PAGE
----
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seeing his wife, paused, and entered the house. The labourer observed that Mrs. Manners started violently on the entrance of her husband, and from the gesticulations which both of them used afterwards, he judged that they were quarrelling. Suddenly, Alfred seized Alicia round the waist, and, after a violent struggle, they fell together. The man watched them intently, and presently Alfred rose, and, looking first on his motionless wife, and then fearfully around, he fled in the direction of a path which led into his own grounds,
“The labourer became seriously alarmed, and, leaving his work, he hurried round and arrived at the summer-house. It is a long run from the place where he was working to this house, and must have occupied him at least twenty minutes; yet, when he arrived there, he found Alicia still lying motionless, and, with extreme horror, perceived that the blood was flowing from a wound in her throat.
* He immediately hurried to the house, and detailed what he had witnessed to Sir Edward
Earl and his Lady, who were in the room together. Lady Earl received the intelligence with a wild laugh, and exclaiming the curse works well,' she fell into strong hysterics.
“ Alfred Manners had gone, immediately after his horrible crime, to his own house, and was standing talking to some workmen on the lawn before the mansion, when a rude grasp on the shoulder diverted his attention, and made him start round-then the fearful words-murderAlicia-discovery-witness, sounded in his ears, and completely deprived him of all power to resist. In his despair, the unfortunate criminal uttered words which would in themselves have proved condemnatory,—words which no aftercaution could recal.
“ He was tried, convicted, condemned, and executed, and I have heard that his last hours were awful to remember; impiously hardened, he underwent the penalty of his crimes. All that could be gleaned from him on the trial was, that Alicia had goaded him on, by her violent conduct, to commit the deed, which he neither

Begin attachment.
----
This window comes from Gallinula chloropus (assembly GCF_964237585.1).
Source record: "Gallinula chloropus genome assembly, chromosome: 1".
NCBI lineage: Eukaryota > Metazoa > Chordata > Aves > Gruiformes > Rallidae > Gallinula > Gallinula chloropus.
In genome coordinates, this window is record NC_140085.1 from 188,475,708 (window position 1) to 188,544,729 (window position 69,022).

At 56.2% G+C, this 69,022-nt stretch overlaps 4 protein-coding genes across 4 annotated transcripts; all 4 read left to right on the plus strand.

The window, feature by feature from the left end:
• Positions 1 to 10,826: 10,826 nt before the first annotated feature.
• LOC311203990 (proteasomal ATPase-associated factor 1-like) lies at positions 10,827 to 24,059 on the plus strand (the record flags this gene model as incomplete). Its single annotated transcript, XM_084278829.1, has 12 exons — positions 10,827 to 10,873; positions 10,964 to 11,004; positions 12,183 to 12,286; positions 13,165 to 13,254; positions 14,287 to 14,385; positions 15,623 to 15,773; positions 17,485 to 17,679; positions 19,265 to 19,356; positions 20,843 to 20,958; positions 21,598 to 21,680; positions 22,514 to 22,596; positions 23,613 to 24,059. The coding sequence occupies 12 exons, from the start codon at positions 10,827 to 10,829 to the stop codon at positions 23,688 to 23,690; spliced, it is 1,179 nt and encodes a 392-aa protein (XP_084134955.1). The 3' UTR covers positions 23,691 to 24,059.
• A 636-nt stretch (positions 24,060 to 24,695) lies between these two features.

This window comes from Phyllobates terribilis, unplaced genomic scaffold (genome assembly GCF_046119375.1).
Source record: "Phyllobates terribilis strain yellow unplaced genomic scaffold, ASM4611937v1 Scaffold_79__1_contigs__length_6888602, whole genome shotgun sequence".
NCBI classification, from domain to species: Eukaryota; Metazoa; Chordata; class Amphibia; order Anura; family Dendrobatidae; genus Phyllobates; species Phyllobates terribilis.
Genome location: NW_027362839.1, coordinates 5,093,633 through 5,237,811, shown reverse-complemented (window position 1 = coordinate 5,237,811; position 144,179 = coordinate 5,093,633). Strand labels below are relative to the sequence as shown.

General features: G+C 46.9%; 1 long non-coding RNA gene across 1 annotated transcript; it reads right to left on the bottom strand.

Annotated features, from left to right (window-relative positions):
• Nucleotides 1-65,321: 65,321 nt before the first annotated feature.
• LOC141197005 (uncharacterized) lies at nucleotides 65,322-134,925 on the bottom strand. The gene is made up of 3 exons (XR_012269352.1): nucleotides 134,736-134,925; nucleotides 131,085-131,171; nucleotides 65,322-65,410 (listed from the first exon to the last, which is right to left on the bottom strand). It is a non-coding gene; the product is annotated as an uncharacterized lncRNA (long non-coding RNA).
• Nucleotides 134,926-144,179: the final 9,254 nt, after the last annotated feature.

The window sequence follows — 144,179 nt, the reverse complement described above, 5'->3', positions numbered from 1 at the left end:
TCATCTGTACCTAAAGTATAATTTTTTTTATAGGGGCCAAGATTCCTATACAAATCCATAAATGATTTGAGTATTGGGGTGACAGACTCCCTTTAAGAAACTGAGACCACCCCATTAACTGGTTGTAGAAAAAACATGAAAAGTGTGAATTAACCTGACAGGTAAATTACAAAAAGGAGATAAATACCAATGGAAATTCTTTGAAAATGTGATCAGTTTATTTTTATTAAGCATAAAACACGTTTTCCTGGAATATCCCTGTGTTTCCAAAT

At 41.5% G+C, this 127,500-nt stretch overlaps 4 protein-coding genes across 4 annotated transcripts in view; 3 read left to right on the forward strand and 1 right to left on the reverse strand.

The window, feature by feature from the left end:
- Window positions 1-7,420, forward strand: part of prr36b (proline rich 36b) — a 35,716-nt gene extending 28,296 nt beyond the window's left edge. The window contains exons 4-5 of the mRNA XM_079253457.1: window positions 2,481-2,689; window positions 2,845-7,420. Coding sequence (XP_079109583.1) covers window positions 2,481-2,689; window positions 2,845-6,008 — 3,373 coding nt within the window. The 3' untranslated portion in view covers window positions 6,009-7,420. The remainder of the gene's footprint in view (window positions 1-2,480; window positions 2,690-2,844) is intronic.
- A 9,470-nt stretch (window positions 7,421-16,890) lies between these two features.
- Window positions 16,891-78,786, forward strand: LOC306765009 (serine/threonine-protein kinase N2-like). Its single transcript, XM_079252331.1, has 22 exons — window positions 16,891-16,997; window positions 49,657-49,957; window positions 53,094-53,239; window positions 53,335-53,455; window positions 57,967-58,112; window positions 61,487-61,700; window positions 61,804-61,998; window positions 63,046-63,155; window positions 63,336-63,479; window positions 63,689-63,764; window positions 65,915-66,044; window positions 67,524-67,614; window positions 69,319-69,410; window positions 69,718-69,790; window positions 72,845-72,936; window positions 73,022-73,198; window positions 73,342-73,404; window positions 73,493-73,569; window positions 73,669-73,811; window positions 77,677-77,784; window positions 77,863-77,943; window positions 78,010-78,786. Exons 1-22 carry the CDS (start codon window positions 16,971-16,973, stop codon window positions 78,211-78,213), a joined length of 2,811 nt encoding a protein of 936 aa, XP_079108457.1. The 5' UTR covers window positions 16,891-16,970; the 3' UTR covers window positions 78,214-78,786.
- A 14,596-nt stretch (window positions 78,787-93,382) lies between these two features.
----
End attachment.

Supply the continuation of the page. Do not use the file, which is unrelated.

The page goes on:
repented nor denied. Alicia's letter was found, containing the history of his first crime, and then it was conjectured that she must have unguardedly betrayed to him her knowledge of his foul play.
“When Lady Earl discovered what had been the fate of her son Herbert, the shock quickly killed her.
- Sir Edward Earl lived on for some years, in total seclusion, and when he died, the estate went to a distant branch of the family; but none of the proprietors have ever lived here,—and it is supposed that the present owner of it will shortly pull down the old house."
Catherine Brand ceased speaking, and when the party had finished their collation, they visited the stone summer-house, where one scene of this tragedy had been enacted.
The next day Teresa accompanied her young pupils and Catherine to the cottage of a poor woman who was dangerously ill, and who owed all her little comforts to Teresa's kindness, for she had
taught her pupils the inestimable bappiness of imparting relief to a helpless fellow-being.
On leaving the cottage to return home, she perceived Sedley advancing towards them, and she would have hurried back again had she not feared to excite Catherine's suspicions. She was, therefore, compelled to remain, and she entreated her friend to let her fall behind and be unnoticed. She spoke with so much earnestness that Catherine promised to comply with her request, and accordingly the latter advanced gaily towards Sedley, and he, after shaking hands with her and the young Derbys, turned and walked beside her. What a situation for poor Teresa! she scarcely dared to breathe as she followed Catherine, and answered the remarks of her pupils in a tremulous whisper. Sedley, seeing a stranger of the party, had bowed slightly to her, but Catherine's incessant prattle kept him too much engaged to allow of his bestowing any farther notice on her. Teresa listened, with a beating heart, to the tones of that voice which had never ceased to haunt her, and glanced furtively at that fine profile so indelibly traced in her memory.
She had on a thick green veil and a close bonnet, by which means she contrived to conceal her face, and even had Sedley turned round and glanced casually at her, he could scarce have recognized her features.
At length they reached the house, and the young Derbys ran in through a glass door, which opened off the drawing-rooms on to the lawn. Catherine Brand asked Sedley to go in and rest himself; but he declined, and as she had caught a glimpse of Farquhar sitting in an adjoining room with her Aunt, she tripped joyously into the house, leaving Teresa to follow at her leisure. Sedley turned to depart, and, at the same instant, a gust of wind took Teresa's bonnet, and before she could catch hold of the strings, blew it off her head, leaving her beautiful face, crimsoned with blushes, exposed fully to Sedley's view.
Sedley was so overwhelmed with astonishment